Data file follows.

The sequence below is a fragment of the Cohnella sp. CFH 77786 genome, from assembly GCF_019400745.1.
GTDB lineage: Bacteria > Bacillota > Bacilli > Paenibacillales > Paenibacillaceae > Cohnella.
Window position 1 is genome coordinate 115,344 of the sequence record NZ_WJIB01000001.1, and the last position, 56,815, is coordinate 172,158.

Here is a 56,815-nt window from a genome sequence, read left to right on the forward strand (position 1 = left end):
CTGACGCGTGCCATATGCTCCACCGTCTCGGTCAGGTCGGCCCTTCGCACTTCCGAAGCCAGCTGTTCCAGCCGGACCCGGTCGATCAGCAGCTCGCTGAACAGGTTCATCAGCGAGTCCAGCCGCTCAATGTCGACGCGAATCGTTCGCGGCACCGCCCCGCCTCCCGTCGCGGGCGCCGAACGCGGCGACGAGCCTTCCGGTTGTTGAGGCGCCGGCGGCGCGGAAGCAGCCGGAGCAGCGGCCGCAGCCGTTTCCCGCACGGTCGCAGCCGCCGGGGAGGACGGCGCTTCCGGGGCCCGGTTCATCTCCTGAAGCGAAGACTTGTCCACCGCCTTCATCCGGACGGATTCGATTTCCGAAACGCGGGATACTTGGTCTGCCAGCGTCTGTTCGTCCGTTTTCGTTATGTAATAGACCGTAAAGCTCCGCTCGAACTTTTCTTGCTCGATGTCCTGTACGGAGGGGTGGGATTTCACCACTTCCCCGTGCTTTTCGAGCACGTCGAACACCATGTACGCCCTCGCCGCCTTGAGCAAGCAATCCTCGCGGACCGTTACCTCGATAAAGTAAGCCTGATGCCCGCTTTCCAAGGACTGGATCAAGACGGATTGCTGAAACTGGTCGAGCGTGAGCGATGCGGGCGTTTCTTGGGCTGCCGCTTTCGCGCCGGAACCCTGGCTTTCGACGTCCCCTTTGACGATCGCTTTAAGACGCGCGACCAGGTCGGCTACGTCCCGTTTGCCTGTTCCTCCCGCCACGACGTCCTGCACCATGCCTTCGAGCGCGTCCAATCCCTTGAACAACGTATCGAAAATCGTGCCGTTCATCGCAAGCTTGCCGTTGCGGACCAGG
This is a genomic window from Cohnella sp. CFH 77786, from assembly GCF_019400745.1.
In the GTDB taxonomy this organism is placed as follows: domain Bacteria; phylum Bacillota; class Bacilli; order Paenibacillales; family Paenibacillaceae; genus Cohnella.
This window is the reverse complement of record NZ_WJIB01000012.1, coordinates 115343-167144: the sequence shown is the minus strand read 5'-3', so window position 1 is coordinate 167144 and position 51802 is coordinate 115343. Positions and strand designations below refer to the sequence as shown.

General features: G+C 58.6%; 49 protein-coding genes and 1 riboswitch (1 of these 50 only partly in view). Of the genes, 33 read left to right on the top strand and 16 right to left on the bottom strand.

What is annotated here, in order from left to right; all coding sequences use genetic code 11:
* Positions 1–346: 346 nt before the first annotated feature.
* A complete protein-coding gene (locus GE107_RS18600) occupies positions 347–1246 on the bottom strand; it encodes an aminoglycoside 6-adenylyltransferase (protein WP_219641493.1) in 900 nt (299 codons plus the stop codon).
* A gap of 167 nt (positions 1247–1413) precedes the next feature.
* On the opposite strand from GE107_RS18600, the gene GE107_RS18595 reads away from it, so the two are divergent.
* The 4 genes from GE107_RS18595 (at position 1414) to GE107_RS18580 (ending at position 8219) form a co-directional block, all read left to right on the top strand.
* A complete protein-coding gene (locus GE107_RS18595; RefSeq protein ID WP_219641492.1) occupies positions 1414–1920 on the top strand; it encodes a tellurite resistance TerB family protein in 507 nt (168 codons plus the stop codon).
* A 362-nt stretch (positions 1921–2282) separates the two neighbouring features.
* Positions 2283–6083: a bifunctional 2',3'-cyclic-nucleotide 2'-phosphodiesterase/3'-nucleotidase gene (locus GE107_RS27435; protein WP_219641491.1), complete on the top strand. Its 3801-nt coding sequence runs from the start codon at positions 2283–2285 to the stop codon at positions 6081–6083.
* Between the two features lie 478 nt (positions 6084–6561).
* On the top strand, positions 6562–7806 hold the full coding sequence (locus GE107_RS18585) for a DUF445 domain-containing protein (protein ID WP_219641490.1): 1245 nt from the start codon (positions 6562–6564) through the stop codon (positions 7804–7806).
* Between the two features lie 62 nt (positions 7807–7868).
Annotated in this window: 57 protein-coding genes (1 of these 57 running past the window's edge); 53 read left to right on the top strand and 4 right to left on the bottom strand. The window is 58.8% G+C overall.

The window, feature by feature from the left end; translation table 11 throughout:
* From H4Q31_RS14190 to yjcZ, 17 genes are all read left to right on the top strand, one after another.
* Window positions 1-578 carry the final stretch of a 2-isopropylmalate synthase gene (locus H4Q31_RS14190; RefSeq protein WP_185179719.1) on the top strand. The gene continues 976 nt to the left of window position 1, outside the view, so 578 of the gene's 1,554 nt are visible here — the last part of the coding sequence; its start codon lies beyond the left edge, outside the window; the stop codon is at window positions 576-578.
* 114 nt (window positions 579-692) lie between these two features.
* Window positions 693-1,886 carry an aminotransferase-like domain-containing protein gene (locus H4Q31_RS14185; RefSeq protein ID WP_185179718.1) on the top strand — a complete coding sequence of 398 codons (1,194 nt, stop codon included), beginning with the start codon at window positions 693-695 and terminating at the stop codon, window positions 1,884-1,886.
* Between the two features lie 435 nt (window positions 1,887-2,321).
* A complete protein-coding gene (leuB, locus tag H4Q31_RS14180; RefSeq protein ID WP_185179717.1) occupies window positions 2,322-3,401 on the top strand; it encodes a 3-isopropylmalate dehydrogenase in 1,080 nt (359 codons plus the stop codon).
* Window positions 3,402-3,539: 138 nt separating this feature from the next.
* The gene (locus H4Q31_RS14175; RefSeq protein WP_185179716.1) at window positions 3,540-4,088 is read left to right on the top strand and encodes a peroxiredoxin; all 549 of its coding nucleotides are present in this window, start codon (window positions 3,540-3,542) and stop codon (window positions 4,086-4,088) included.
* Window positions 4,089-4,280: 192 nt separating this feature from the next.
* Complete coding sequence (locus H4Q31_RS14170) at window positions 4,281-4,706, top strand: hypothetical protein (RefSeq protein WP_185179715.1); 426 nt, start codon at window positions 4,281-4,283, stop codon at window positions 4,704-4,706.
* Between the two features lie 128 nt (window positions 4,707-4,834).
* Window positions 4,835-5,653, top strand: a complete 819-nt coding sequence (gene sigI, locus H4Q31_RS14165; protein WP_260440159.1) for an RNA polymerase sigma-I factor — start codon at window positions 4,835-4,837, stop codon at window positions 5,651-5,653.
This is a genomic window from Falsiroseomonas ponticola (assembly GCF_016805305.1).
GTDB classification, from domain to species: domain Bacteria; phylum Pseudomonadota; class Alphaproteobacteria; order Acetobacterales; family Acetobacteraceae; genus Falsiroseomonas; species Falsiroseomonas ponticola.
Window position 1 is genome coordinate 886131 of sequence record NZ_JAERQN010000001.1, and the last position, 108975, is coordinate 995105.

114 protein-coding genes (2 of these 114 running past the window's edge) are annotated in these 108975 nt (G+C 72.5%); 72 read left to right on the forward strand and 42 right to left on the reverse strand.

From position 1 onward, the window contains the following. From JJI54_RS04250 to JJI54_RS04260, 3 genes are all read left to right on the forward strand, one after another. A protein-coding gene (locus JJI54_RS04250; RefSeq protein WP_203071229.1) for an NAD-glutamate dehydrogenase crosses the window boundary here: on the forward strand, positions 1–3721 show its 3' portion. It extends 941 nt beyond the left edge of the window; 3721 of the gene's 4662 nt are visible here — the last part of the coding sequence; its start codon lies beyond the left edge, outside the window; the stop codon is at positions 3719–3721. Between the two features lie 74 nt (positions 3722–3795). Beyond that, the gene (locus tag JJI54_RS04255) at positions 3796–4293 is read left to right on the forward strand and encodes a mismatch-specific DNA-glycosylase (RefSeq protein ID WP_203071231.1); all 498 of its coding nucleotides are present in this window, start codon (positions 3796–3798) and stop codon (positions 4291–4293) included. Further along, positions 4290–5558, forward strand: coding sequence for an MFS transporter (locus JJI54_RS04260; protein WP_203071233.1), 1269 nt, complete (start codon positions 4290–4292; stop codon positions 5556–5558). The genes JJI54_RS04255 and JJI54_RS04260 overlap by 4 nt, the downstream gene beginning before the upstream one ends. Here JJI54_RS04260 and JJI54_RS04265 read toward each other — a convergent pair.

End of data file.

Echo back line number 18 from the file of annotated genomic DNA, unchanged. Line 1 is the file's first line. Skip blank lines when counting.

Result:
* Positions 2283–6083: a bifunctional 2',3'-cyclic-nucleotide 2'-phosphodiesterase/3'-nucleotidase gene (locus GE107_RS27435; protein WP_219641491.1), complete on the top strand. Its 3801-nt coding sequence runs from the start codon at positions 2283–2285 to the stop codon at positions 6081–6083.